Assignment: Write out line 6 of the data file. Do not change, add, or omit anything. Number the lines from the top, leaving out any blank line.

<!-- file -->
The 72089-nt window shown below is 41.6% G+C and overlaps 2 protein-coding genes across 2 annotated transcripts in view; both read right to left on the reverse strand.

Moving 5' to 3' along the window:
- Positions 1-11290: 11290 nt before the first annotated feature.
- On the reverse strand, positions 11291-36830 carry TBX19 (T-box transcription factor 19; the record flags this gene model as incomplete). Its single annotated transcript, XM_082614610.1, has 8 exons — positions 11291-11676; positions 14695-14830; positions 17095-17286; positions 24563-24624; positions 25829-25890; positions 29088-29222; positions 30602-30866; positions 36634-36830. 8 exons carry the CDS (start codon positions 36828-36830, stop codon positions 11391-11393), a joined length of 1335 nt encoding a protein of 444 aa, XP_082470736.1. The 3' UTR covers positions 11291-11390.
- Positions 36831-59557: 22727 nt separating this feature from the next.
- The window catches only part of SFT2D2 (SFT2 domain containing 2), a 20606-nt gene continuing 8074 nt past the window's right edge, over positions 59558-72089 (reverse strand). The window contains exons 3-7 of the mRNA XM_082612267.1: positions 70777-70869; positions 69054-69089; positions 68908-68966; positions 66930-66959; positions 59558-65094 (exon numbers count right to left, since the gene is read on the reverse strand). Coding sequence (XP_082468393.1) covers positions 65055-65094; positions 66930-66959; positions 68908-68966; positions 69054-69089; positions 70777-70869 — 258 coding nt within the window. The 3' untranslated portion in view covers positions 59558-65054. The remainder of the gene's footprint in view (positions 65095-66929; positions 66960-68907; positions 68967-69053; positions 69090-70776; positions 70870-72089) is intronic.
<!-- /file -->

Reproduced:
- The window catches only part of SFT2D2 (SFT2 domain containing 2), a 20606-nt gene continuing 8074 nt past the window's right edge, over positions 59558-72089 (reverse strand). The window contains exons 3-7 of the mRNA XM_082612267.1: positions 70777-70869; positions 69054-69089; positions 68908-68966; positions 66930-66959; positions 59558-65094 (exon numbers count right to left, since the gene is read on the reverse strand). Coding sequence (XP_082468393.1) covers positions 65055-65094; positions 66930-66959; positions 68908-68966; positions 69054-69089; positions 70777-70869 — 258 coding nt within the window. The 3' untranslated portion in view covers positions 59558-65054. The remainder of the gene's footprint in view (positions 65095-66929; positions 66960-68907; positions 68967-69053; positions 69090-70776; positions 70870-72089) is intronic.